Kenneth Ahn, President, RM Sotheby’s, commented following the sale:
“We were delighted to see an increased number of registered bidders with over 1,400 at this year’s Monterey auction. However, it appears the macroeconomic concerns and headlines in the financial markets earlier in the week were correlated with the observed softening of the collector car market in Monterey this weekend – including total sales, sell-through rates, and average prices achieved compared to last year across all auction houses. The team at RM Sotheby’s was proud to present an exceptional lineup of cars, and some of the truly rare and desirable examples remained in high demand as evidenced by spirited bidding, often reaching record prices. We remain cautiously optimistic about the strength of the collector car market and plan to work diligently with our global clients to effectively navigate the market as it finds balance.”
Gord Duff, Global Head of Auctions, RM Sotheby’s, adds:
“While there was an undertone of measured restraint throughout all the auctions over the weekend, it was encouraging to see record-breaking results for many of the highlight consignments as well as for outstanding collectable, lower value examples in the auction. In particular, seeing the as-new Ming Collection sell with such broad enthusiasm and pre-auction interest, continues to show that client demand for near-perfect late-model examples remains as strong as ever. Coupled with equally impressive results for historically significant cars such as the Ford GT40 Roadster Prototype, the James Bond Aston Martin DB5, and the Ferrari 250 GT SWB, we are confident that as long as the passion for collector cars remains, the market will continue to support it with price-reflective transactions.”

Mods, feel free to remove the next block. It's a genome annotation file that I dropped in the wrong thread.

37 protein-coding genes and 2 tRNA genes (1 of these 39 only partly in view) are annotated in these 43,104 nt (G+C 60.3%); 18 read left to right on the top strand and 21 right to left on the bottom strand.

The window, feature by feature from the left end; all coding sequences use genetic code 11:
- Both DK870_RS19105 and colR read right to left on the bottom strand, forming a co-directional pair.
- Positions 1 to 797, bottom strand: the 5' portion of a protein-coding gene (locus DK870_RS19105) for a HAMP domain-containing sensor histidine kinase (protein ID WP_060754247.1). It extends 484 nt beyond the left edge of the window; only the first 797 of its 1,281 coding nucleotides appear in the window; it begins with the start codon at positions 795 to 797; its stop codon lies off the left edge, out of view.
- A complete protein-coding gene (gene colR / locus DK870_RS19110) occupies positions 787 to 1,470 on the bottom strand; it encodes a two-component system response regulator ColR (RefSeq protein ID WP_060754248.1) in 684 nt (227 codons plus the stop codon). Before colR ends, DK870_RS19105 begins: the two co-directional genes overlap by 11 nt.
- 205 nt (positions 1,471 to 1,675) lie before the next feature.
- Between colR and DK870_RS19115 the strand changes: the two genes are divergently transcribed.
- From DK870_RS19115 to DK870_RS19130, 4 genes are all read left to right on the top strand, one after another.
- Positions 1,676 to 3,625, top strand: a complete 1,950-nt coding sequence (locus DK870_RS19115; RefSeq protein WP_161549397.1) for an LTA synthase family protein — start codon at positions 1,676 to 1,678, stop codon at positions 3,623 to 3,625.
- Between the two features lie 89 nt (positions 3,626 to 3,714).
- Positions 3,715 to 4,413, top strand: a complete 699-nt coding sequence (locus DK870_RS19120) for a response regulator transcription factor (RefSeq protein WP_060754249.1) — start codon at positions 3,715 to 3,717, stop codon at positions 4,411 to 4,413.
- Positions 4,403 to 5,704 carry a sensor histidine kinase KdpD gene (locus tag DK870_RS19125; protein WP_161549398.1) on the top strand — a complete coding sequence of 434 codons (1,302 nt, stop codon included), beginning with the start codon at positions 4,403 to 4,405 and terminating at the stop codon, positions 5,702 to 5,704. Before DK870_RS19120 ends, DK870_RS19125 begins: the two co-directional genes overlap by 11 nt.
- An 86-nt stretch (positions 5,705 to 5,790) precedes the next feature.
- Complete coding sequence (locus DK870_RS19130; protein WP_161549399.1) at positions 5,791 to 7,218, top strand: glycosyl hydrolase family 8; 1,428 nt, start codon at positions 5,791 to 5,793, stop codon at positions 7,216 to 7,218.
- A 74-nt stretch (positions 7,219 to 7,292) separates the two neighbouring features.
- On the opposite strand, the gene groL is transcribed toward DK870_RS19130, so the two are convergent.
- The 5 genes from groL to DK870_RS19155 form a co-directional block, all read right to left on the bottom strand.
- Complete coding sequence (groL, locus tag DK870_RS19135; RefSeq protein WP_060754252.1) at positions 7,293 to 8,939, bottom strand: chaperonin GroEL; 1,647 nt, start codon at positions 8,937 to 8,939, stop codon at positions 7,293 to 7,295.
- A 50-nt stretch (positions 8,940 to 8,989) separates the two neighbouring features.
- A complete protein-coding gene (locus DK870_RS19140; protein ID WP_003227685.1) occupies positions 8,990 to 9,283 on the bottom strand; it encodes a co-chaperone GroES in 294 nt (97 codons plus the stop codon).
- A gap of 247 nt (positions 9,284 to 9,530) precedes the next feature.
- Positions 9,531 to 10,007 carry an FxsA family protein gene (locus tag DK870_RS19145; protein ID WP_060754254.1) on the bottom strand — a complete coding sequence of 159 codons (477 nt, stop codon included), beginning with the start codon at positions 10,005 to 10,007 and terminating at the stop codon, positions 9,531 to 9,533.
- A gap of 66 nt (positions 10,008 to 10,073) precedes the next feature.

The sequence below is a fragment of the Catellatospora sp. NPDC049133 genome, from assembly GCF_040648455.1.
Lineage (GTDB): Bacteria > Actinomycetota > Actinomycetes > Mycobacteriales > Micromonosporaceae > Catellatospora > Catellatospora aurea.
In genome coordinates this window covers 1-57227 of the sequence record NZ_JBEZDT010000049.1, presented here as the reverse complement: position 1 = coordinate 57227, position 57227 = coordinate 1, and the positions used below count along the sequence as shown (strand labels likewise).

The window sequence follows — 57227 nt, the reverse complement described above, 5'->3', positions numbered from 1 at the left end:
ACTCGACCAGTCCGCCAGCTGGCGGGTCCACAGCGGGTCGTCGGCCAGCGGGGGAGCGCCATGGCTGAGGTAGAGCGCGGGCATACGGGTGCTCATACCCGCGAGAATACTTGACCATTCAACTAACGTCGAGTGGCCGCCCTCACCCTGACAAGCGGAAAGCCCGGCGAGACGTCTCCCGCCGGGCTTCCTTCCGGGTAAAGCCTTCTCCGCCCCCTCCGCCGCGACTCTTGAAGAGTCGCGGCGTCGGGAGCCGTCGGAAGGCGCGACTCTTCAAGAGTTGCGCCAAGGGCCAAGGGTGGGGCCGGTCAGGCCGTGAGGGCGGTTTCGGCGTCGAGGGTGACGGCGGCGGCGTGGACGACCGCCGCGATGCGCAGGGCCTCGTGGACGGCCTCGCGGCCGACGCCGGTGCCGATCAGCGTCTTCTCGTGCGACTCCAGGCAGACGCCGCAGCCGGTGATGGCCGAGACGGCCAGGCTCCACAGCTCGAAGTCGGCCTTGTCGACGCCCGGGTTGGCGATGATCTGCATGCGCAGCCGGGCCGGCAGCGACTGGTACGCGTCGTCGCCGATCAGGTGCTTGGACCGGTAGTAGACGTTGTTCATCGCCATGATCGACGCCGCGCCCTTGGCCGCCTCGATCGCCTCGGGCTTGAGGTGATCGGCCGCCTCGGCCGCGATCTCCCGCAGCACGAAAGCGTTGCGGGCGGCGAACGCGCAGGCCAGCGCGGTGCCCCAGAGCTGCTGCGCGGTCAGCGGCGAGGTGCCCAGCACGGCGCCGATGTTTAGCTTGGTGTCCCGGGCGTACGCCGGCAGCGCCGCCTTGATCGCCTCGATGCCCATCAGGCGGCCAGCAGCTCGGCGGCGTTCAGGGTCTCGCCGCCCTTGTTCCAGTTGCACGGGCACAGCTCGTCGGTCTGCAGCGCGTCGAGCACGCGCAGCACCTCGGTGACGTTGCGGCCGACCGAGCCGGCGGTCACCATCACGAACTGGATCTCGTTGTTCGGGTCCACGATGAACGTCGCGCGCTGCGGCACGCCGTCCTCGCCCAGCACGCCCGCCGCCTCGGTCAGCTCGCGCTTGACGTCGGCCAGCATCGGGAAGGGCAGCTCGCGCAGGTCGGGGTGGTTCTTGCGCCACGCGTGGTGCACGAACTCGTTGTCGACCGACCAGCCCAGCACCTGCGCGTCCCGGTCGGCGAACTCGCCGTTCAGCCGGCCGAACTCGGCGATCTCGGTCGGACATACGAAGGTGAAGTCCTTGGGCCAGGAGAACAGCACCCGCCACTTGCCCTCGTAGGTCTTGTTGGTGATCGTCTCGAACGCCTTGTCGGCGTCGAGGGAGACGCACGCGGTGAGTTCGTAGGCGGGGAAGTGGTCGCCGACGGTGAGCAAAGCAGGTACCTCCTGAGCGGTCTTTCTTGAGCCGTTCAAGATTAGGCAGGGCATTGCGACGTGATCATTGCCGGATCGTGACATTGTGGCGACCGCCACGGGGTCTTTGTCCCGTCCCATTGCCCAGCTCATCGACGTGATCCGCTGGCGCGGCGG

Additional highlights witnessed by a packed auction room over the course of the three-night sale include: the rare 1965 Aston Martin DB5 Shooting Brake, which garnered extensive pre-sale interest to sell for a final $1,765,000, exceeding estimate (est. $1m/1.4m) and becoming the most valuable Shooting Brake bodied-car of any marque sold at auction; the 1965 Ford GT40 Roadster Prototype, influential in the development of Detroit’s first and legendary purpose-built prototype-class race car, which sold for $7,650,000 (est. $7m/9m); a unique 2005 Porsche Carrera GT finished in paint-to-sample Arancio Boreallis, which sold for a final $1,193,000 to set a new auction record for the model; an exceptionally rare and thoroughly original 1967 Porsche 911 S ‘Rallye’ which awed the crowded room as a sustained bidding competition brought it to a final $912,500, nearly tripling high estimate (est. $250k/325k); and a diminutive and cheerful 1967 Ferves Ranger, one of a believed 50 remaining, stole hearts as it climbed to a final $196,000 (est. $30k/40k, offered without reserve).
Furthering the company’s efforts to give back to the city in which it has operated, and which has supported its growth for the last 40 years, RM Sotheby’s offered a Richard Mille RM11-03 watch, donated by the watchmaker himself with all proceeds to benefit the RM Children’s Treatment Center of Chatham-Kent Fund, a cause near and dear to the hearts of the entire RM Sotheby’s team. The watch sold for a final $216,000 on the third evening of sales to a generous bidder in the room (est. $125k/150k).